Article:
Clever Cooks, Footnote Frivolity***, Going Green

Energy effridgiency

In ‘A cool investment’, I wrote about how important it is to buy an energy efficient fridge, since fridges can be responsible for up to 20 percent of a household’s power bill. However, an energy efficient fridge can only deliver so much if it’s left neglected in the corner.

To get the most out of your fridge

  • keep it insulated,

A fridge is essentially a well-insulated pantry. Its weakest link is the door. Whenever the door is opened, cool air leaks out while moist, warm air creeps in and the fridge has to work harder to maintain the right environment. Only open the fridge door when you know what you want, and close it again as soon as you’re done. Keep your fridge contents organised so that you don’t have to play five-minute hide and seek whenever you want <insert tasty item here>.

A closed fridge door will still leak if its seal isn’t intact. Check the seal by closing the door on a currency bill or a shopping docket. If the door stays shut, then the seal works; if it doesn’t, the seal is faulty and needs to be replaced. Extend a fridge seal’s life by keeping it clean. A wipe down with a rag and some warm, soapy water should do the trick. Continue reading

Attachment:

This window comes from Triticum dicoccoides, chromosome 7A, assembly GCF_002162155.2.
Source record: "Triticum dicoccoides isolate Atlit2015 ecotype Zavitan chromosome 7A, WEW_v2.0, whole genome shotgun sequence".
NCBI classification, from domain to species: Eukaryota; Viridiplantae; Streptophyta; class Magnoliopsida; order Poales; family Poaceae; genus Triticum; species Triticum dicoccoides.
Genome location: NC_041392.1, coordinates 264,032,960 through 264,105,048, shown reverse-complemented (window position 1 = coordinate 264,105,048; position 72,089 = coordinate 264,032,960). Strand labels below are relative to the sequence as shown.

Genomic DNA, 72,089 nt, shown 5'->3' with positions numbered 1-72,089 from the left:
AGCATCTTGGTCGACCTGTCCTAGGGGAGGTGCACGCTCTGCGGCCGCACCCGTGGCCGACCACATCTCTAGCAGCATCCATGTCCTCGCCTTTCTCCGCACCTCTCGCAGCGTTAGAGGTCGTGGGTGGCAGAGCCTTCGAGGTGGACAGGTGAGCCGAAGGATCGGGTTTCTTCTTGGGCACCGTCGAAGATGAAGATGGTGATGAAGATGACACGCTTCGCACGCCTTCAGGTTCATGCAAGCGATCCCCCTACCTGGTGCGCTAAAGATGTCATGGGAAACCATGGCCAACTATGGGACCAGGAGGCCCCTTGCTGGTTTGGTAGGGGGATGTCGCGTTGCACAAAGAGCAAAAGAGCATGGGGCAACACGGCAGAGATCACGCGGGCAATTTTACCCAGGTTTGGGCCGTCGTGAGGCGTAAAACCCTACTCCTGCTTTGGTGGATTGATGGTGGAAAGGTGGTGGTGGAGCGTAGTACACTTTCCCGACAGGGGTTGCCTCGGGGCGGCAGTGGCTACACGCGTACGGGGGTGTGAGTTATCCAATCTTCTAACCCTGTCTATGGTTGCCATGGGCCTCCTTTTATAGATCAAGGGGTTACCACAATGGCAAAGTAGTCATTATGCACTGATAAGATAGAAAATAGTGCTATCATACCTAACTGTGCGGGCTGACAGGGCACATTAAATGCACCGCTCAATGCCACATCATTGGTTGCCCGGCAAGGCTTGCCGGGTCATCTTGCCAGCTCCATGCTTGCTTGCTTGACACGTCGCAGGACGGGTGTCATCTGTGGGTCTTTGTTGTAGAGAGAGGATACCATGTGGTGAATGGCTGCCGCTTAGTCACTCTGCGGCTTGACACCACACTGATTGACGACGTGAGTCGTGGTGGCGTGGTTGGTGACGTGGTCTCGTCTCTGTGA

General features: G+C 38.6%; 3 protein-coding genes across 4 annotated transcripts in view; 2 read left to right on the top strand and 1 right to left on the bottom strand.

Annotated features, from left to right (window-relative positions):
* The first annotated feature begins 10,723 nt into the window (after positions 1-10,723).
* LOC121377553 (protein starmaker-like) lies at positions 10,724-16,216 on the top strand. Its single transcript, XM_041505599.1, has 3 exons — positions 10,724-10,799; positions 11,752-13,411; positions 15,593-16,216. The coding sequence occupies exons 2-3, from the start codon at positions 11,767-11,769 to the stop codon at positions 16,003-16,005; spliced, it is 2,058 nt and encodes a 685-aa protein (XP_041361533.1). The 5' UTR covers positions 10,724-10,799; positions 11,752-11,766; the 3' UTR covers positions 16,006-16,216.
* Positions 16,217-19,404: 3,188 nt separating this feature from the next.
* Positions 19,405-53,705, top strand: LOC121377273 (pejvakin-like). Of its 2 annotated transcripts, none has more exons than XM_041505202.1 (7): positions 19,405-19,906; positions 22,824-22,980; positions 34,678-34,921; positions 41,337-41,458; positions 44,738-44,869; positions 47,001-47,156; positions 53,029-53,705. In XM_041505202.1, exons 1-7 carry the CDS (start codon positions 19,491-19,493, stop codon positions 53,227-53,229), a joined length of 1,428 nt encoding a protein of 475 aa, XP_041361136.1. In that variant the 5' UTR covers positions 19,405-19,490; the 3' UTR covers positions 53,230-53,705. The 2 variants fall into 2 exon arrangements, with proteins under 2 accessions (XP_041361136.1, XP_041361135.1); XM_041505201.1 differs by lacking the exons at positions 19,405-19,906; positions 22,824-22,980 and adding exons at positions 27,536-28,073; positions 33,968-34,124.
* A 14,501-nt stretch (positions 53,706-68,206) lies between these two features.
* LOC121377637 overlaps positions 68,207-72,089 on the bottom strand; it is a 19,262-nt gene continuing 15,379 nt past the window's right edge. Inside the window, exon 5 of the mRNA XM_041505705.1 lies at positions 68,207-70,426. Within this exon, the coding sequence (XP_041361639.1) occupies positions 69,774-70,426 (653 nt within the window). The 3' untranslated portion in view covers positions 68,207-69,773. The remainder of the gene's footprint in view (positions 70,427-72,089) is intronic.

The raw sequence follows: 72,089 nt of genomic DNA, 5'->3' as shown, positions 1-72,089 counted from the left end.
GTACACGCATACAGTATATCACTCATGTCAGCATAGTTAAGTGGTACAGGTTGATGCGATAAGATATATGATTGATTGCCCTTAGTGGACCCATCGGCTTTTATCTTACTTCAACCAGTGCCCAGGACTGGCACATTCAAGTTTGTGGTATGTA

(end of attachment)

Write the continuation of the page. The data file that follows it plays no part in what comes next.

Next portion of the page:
Clever Cooks, Glut(tony), Thrifty Asian

Kongnamul banchan (soybean-sprout side dish from Korea)

My mother uses bean sprouts in her rice paper rolls, salads, noodle broths, stir fries and savoury crepes. Like Metamucil, it keeps her regular and she’ll happily crunch through kilos of the stuff.

Unfortunately, I’m not so keen on bean sprouts, which means that a packet from the supermarket usually goes slimy before I have the chance to finish it off.

Bean-sprout shelf-life can be extended by blanching them (yuck)* or turning them into Korean kongnamul banchan (nom). Continue reading